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Located off the Chang’an (Eternal Peace) Avenue in a former watchtower at Jianguomen near the Beijing Railway Station, Beijing Ancient Observatory is a pretelescopic observatory first built in 1442 during the Ming Dynasty (1368 – 1644). It is one of the oldest observatories in the world. It houses a reproduction of a Ming Dynasty star map, and stargazing instruments like armillary spheres, a quadrant altazimuth and some other bronze astronomical instruments. The observatory itself is sited on a 15 meters tall brick tower, one the top of which is a platform with 20.4 meters wide form south to north and 23.9 meters long from west to east, which an extant portion of the old Ming dynasty era city wall that once encircled Beijing.

Beijing Ancient Observatory used to be a Royal Observatory in Ming and Qing dynasties, and it is now a witness to Eastern-Western astronomy exchanges in history in Ming and Qing dynasties. The observatory is internationally renowned for well protected buildings (including the body of the observatory itself and the affiliated station buildings) and completed ancient astronomical instruments. Here displays eight magnificent and beautifully forceful Qing Dynasty ancient astronomical instruments with delicate carving on the top of the tower. On the ground level are the simple, elegant and charming subsidiary buildings, which are historical treasures. The eight copper instruments of Qing Dynasty not only contains Chinese traditional features in style, floriation, craft and so on, but also reflects progress and achievements of large astronomical instruments between after the end of the Renaissance of Western Europe and before the invention of telescope. Therefore, this giant set of ancient and completed telescope copper astronomical instruments is unique in the world. If you are interested in astronomy, you can not miss this interesting place while traveling in Beijing.

History of Beijing Ancient Observatory

It was said that in 1227, the Jin dynasty moved the ancient astronomical instruments from Kaifeng to the first observatory in Beijing. In 1279, the succeeding Mongols under Kublai Khan built a new observatory just to the north of the current observatory by Kublai Khan’s chief adviser of hydraulics, mathematics and astronomy, Guo Shoujing, director of the observatory at that time, and another astronomer Wang Xun. Its original name was the Administration of Heavenly Observatory. After the foundation of the Ming dynasty, Zhu Yuanzhang, the founder of Ming dynasty, moved the instruments from Beijing to Nanjing. Then the Yongle Emperor (the third Emperor of the Ming Dynasty,) took the throne in 1403 and moved the capital from Nanjing to Beijing in 1420. He did not dare to move these instruments because the tomb of the first Ming Dynasty’s Emperor was in Nanjing. Instead he sent some artisans to the city in 1437 to make wooden copies of the Song armillary sphere and the Yuan guibiao (a type of sundial) and abridged armilla (a symplified form of the armillary sphere). A new set of bronze instruments was then cast in Beijing modelled after these wooden copies. In 1442, a new observatory was constructed on the site of the water tower to the southeast of the old capital. It was during that period that the Ancient Beijing Observatory took on its present scale and layout and was equipped with such traditional instruments as abridged armilla, armillary sphere, and celestial globe on the observatory platform, as well as the guibiao and the water clock under the platform.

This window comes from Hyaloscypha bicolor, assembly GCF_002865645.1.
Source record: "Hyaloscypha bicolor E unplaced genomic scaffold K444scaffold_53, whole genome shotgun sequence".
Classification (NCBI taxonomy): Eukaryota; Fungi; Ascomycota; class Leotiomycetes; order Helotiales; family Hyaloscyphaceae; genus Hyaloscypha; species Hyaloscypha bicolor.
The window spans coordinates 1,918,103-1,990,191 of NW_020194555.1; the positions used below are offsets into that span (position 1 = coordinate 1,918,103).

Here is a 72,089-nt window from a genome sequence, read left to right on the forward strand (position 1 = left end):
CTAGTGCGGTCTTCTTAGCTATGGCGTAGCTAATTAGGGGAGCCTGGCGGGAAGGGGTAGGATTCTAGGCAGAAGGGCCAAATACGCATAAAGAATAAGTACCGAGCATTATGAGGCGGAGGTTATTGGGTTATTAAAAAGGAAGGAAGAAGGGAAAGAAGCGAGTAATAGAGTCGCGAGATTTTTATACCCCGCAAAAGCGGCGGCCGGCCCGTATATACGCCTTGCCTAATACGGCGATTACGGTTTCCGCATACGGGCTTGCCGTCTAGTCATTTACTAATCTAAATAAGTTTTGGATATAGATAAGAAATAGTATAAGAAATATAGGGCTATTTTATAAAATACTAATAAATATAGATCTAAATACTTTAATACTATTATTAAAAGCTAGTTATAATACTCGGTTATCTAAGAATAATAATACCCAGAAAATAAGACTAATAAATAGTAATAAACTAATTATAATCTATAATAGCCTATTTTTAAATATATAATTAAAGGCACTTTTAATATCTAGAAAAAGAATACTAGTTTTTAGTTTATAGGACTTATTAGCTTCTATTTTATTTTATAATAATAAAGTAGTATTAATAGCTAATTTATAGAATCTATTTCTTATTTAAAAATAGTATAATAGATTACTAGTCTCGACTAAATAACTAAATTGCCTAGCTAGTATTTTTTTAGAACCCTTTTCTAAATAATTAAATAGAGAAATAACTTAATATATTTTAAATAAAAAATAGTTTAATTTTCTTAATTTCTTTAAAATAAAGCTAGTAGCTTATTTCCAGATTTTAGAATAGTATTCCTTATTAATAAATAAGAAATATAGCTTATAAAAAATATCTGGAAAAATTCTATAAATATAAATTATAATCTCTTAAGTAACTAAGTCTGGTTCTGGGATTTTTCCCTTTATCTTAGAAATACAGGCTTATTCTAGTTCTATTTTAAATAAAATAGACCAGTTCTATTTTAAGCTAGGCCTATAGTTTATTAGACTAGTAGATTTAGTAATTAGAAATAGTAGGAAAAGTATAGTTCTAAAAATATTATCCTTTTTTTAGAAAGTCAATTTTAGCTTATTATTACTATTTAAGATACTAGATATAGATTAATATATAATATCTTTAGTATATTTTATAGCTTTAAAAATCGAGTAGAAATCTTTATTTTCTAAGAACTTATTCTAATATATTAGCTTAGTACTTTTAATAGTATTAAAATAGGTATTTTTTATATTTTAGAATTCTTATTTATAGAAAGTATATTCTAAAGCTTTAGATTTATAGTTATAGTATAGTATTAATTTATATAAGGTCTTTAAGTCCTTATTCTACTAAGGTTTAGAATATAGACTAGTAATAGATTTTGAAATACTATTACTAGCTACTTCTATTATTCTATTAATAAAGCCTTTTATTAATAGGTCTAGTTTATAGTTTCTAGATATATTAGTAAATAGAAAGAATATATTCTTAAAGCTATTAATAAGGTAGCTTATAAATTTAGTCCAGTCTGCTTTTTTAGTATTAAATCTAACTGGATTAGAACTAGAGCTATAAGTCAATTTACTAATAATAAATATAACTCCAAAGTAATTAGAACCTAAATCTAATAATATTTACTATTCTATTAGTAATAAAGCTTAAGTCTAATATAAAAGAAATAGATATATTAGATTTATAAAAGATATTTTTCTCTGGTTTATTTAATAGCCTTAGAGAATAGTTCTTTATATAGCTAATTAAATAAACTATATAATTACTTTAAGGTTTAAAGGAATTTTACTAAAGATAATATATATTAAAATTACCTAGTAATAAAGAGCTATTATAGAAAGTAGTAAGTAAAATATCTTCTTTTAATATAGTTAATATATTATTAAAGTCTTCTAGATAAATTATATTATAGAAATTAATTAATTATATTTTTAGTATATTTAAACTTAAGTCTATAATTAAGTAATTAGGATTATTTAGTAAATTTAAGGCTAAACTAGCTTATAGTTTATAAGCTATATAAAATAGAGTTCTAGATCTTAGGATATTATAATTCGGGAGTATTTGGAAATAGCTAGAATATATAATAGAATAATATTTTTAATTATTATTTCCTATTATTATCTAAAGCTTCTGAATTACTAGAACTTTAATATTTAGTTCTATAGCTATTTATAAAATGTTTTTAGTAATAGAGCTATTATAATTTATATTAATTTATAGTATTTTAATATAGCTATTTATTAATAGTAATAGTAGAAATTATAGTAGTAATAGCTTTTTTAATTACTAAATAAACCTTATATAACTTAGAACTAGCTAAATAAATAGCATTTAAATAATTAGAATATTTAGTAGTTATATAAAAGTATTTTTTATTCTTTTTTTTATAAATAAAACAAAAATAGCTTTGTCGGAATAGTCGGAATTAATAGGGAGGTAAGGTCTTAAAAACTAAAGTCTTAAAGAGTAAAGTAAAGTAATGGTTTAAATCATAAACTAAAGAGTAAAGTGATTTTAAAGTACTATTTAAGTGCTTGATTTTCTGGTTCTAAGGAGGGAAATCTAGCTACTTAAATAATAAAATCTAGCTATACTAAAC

In 1900, the Allied Forces of Eight Powers invaded Beijing. The aggressors from Germany and France grabbed the eight magnificent astronomical instruments together with the armillary sphere and abridged armilla. Each of them stole five of the instruments. French shipped the instruments to the French Embassy, but it returned them in 1902. The transported the other five instruments to the Potsdam Palace for display. After World War I, in accordance with the provisions of the Treaty of Versailles, the Germany returned and shipped back to China in 1921, and resettle in the observatory.

After the Revolution of 1911, the Observatory was renamed the Central Observatory. In 1927, after the foundation of Purple Mountain Observatory, the Beijing Ancient Observatory is no longer used for observational studies. In 1929, it was reformed to the National Museum of Astronomy. After “September 18th Incident” in 1931, the Japanese militarists launched a large-scale invasion to North China Plain. To protect the cultural relics, the armillary sphere, abridged armilla, clepsydra and other seven instruments were shipped to Nanjing. Today they are displayed at Purple Hills Observatory and Nanjing Museum respectively.

The observatory was renovated in the early 1980s and reopened to the public in April 1983. After renovation it is very much as it was when it served the imperial court in Ming and Qing Dynasties. Nowadays, on the platform of the Ancient Beijing Observatory as the visitor climbs it from right to left are displayed an armilla, a quadrant, an ecliptic armilla, a celestial globe, an altazimuth, a sextant, an azimuth theodolite and an equatorial armilla.

How to Get to Beijing Ancient Observatory

It is accessed by Beijing Subway Lines 1 and 2 to Jianguomen Station (get out through Exit C). Or you can take Bus Routes 25, 39, 43, 44, 52, 122, 434, 637, 638, 750 and 特2 to Jianguomen South (建国门桥南), or take Bus Routes特2, 9, 10, 20, 29, 37, 39, 52, 120, 122, 403, 420, 72, 729, 802, 938 to Beijing Railway Station East(北京站东). The Beijing Railway Station and the Ming City Wall Relics Park are a short walk to the south. It is recommended to spend about 1 or 2 hours to tour around